But the prices were on the rise from the very next day. Petrol price was hiked by 18 paise a litre on October 6 and 14 paise on Sunday, according to daily price notification issued by state-owned oil firms.
Petrol, which in Delhi was cut to Rs 81.50 on October 5, on Sunday costs Rs 81.82.
Similarly, diesel rates are hiked by 29 paise a litre each on October 6 and Sunday. It costs Rs 73.53 per litre in Delhi, up from Rs 72.95 on October 5, according to the oil firms.
Delhi, which did not cut VAT on fuel, still has the cheapest fuel in all metros and bulk of state capital as it levies lower taxes. Mumbai despite reducing VAT on petrol still has the highest priced fuel.
Petrol in Mumbai sells for Rs 87.29 a litre on Sunday and diesel is priced at Rs 77.06.
Petrol prices had hit an all-time high of Rs 84 per litre in Delhi and Rs 91.34 in Mumbai on October 4. Diesel rates too had peaked to Rs 75.45 a litre in Delhi and Rs 80.10 in Mumbai. Following the twin decision, they fell to Rs 81.50 per litre of petrol in Delhi and Rs 86.97 in Mumbai.
Diesel rates fell to Rs 72.95 in Delhi and Rs 77.45 in Mumbai on October 5.
On Sunday, the rates hit a three-week high.
Private retailers like Nayara Energy, formerly known as Essar Oil, too are matching PSU rates by subsidising fuel by Re 1 a litre.
After the Centre cut excise duty by Rs 1.50 per litre and asked PSU oil firms to subsidise fuel by Re 1, Maharashtra and Gujarat governments were among the first to announce a matching Rs 2.50 cut.
They were later joined by Chhattisgarh, Jharkhand, Tripura, Uttar Pradesh, Madhya Pradesh, Himachal Pradesh, Haryana Assam, Uttarakhand, Goa and Arunachal Pradesh with similar moves. Jammu and Kashmir, which is under governor’s rule, too reduced tax on the two fuel.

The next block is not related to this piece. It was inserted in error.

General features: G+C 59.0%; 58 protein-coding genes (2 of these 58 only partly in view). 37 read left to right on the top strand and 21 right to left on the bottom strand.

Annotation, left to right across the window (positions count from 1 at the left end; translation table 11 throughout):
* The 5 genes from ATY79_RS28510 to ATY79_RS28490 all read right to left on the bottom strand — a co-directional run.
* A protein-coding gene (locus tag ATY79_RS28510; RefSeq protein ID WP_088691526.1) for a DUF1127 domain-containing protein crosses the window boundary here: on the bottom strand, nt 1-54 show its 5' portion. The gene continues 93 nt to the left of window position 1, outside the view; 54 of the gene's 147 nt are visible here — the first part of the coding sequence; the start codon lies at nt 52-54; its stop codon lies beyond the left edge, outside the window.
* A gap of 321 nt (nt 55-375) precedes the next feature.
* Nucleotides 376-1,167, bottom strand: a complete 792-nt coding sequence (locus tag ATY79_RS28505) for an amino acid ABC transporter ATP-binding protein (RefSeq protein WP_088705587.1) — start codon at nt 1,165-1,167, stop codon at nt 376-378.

Maharashtra, however, reduced VAT only on petrol and not on diesel.
Even before the excise duty cut, Rajasthan, West Bengal, Karnataka, Kerala and Andhra Pradesh had last month reduced VAT to cushion consumers for a spate of price increases.
The reduction in excise duty, only the second in four years of BJP-led NDA rule, will dent central government revenues by Rs 10,500 crore and was aimed at cooling retail prices that had shot up to an all-time high.
The BJP-government at the Centre had raised excise duty on petrol by Rs 11.77 a litre and that on diesel by Rs 13.47 a litre in nine installments between November 2014 and January 2016 to shore up finances as global oil prices fell, but then cut the tax just once in October last year by Rs 2 a litre.
Prior to Friday’s cut, petrol price had risen by Rs 6.86 a litre and diesel by Rs 6.73 since mid-August – the most in any six-week duration after the daily price revision was introduced in mid-June last year.
Industry sources said for state-owned fuel retailers absorbing Re 1 per litre price would mean a Rs 9,000 crore hit on profits on an annualised basis. For the remainder of current fiscal, it would be Rs 4,500 crore, with IOC’s share being roughly half and the rest is split equally between HPCL and BPCL.
Almost half of the fuel price is made up of taxes. The Centre, prior to the excise duty cur, levied a total of Rs 19.48 per litre of excise duty on petrol and Rs 15.33 per litre on diesel. On top of this, states levy value-added tax (VAT).
The hike in duties in 2014-16 had led to excise collections from petro goods rising from Rs 99,184 crore in 2014-15 to Rs 2,29,019 crore in 2017-18. States saw their VAT revenue rise from Rs 1,37,157 crore in 2014-15 to Rs 1,84,091 crore in 2017-18.